Two Hawks (v.2.2)

A pair of sharp-shinned hawks
Found our farm. Never
Far from one another,
Perched in the outstretched arms

Of hackberries—trees, in their way,
Probably not much
Older than the birds. I made
Rounds on the tractor, mowing winter

Blackberries, burgundy
Canes guarding thick blankets
Of dead grass—mouse’s houses—
Summer pasture passed over,

Too prickly for the delicate lips of
Cattle. They watched me, these
Two, leaning with suspicion,
Approximating my proximity,

And I recalled when, as a boy,
I raised a sheet of sun-warmed
Tin—a collapsed shed roof—
To discover two black snakes

Tranquilly coiled and watchful,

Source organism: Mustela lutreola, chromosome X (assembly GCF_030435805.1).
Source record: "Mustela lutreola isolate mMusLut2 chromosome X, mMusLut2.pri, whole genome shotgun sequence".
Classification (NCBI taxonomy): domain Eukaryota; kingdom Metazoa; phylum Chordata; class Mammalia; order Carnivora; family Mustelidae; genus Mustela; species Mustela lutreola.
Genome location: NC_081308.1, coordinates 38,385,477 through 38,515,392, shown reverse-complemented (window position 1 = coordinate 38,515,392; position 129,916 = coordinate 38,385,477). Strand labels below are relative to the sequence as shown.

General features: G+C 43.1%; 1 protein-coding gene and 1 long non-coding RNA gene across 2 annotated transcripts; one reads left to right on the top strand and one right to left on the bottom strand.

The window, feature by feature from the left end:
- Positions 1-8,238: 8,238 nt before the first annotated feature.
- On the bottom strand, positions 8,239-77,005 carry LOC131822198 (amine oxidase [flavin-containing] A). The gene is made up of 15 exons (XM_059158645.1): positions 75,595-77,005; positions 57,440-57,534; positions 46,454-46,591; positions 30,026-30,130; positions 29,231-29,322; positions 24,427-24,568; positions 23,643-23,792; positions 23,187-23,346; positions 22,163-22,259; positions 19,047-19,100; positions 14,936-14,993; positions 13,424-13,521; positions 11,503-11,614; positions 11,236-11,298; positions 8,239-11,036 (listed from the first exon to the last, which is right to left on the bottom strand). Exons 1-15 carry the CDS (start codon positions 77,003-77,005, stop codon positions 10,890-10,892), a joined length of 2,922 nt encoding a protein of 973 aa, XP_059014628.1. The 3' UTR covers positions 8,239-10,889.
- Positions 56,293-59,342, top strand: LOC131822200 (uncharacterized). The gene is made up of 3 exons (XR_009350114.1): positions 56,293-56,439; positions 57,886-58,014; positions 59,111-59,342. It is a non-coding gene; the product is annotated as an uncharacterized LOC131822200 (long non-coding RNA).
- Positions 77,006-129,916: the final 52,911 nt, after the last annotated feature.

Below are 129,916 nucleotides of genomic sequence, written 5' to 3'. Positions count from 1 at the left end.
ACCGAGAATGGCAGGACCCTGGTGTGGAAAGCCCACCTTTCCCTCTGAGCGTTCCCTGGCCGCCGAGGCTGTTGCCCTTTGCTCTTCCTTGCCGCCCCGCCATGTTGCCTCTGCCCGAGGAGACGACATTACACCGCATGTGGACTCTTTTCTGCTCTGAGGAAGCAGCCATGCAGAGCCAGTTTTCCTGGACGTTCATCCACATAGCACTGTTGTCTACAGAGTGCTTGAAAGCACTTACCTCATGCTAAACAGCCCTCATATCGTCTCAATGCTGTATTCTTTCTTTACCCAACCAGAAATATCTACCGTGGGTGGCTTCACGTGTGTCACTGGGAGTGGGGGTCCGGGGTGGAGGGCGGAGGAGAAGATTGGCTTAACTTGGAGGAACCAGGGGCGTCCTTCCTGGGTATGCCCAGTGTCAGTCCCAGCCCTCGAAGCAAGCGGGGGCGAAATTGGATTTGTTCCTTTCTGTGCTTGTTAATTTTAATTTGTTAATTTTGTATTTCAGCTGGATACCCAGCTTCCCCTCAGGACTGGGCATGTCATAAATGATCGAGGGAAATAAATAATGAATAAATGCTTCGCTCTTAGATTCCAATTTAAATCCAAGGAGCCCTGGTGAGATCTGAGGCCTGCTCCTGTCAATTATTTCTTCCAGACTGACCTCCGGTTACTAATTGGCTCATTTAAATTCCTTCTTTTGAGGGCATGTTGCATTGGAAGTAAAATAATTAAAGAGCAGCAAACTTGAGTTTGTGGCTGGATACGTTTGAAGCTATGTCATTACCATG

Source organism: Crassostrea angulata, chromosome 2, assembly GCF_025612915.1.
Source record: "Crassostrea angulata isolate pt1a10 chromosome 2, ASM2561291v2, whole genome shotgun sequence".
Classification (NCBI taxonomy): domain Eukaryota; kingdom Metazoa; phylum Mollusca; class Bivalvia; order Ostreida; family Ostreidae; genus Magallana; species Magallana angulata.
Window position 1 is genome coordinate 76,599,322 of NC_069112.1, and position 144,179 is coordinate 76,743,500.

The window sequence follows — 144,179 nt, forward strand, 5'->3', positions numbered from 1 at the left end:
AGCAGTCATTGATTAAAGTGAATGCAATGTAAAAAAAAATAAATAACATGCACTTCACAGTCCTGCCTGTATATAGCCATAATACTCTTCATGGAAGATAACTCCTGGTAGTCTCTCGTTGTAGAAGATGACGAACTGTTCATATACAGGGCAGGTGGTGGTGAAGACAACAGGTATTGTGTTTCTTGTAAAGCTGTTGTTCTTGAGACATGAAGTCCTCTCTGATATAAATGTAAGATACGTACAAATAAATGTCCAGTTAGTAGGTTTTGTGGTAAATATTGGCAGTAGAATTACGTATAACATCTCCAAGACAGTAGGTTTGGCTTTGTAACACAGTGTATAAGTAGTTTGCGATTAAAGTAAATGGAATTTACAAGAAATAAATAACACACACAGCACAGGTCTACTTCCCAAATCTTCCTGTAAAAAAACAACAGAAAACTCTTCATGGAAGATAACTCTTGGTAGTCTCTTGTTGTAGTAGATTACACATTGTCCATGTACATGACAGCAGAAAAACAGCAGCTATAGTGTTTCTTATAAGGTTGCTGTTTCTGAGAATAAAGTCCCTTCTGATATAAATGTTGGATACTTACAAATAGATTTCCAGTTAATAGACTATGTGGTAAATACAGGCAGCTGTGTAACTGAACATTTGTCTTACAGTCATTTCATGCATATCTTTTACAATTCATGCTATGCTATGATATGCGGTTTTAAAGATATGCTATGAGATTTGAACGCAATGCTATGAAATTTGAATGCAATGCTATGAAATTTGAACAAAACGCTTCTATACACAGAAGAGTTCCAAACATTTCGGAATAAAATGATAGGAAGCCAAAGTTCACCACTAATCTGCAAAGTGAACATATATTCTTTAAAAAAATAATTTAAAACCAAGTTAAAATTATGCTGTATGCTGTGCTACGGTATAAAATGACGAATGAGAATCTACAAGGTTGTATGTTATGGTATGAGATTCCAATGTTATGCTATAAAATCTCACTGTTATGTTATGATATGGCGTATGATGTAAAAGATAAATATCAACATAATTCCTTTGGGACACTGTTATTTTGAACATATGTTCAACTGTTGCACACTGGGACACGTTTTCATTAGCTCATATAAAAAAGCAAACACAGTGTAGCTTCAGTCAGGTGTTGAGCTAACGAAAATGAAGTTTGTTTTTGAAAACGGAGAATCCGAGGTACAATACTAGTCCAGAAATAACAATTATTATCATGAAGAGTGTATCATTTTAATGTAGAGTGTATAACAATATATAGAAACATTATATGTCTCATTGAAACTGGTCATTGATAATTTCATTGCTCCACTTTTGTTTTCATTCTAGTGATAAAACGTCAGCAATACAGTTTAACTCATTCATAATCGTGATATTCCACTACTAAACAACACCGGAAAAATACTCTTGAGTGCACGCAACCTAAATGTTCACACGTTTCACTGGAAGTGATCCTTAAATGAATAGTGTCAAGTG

Dark shadows in the dust,
Flickering forked tongues
To taste my intent. Delighted,

I sprinted to inform the farm
Hands, only to return the next day
To find the metal thrown aside,
And both snakes decapitated.

No hydras here, their
Bodies stiff with rigor mortise,
The tracks of boot heels
Puncturing the dust, black

Blood everywhere. Bitter
Betrayal! A boy, I buried
Them in the stony, splashing
Sepulcher of my heart, left

Decades for the hawks
To find, falling earthward
To soar, winging skyward
In an effortless, unwavering arc.

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